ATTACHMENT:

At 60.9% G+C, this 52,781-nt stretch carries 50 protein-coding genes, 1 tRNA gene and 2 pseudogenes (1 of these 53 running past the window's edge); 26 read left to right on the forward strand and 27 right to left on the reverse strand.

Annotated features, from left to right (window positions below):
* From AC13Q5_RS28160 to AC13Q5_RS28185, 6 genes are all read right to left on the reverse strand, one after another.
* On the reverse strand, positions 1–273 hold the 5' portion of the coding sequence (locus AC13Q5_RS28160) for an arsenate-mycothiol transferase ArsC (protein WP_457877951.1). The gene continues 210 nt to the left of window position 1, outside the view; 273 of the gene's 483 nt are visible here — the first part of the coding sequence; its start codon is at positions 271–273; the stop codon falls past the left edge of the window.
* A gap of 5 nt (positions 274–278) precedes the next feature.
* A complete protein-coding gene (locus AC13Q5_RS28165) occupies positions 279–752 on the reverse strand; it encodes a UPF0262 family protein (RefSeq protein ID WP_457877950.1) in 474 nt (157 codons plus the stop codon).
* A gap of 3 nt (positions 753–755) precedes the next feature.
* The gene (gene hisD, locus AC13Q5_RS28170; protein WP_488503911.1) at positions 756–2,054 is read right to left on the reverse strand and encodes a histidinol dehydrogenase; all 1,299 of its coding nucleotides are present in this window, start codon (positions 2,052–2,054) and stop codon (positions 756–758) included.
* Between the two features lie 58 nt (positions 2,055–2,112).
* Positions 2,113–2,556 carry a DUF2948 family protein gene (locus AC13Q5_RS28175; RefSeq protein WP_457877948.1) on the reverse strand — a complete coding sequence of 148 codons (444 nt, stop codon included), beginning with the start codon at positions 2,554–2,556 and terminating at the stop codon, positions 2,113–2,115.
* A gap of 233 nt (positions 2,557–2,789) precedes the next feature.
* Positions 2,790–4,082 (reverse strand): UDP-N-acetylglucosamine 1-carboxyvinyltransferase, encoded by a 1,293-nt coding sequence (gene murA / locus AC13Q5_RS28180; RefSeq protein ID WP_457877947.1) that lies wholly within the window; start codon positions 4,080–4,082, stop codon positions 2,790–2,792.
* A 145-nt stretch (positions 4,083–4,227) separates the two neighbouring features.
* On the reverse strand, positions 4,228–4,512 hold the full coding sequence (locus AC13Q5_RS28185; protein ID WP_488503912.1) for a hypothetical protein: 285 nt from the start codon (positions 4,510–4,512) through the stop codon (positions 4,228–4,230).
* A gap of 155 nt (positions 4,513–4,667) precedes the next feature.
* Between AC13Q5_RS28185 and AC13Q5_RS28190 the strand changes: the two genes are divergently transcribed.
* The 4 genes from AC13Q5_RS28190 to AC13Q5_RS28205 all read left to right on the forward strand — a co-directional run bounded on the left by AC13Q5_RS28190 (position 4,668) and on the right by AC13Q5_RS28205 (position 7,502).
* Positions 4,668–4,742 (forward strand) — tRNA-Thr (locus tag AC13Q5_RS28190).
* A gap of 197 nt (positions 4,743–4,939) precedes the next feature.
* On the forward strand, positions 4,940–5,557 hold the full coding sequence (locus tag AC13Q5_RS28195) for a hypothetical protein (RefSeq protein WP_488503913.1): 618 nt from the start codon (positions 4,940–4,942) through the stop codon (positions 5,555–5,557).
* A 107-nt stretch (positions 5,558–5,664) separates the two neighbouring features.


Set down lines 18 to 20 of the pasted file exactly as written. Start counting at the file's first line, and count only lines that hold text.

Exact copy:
* Positions 4,668–4,742 (forward strand) — tRNA-Thr (locus tag AC13Q5_RS28190).
* A gap of 197 nt (positions 4,743–4,939) precedes the next feature.
* On the forward strand, positions 4,940–5,557 hold the full coding sequence (locus tag AC13Q5_RS28195) for a hypothetical protein (RefSeq protein WP_488503913.1): 618 nt from the start codon (positions 4,940–4,942) through the stop codon (positions 5,555–5,557).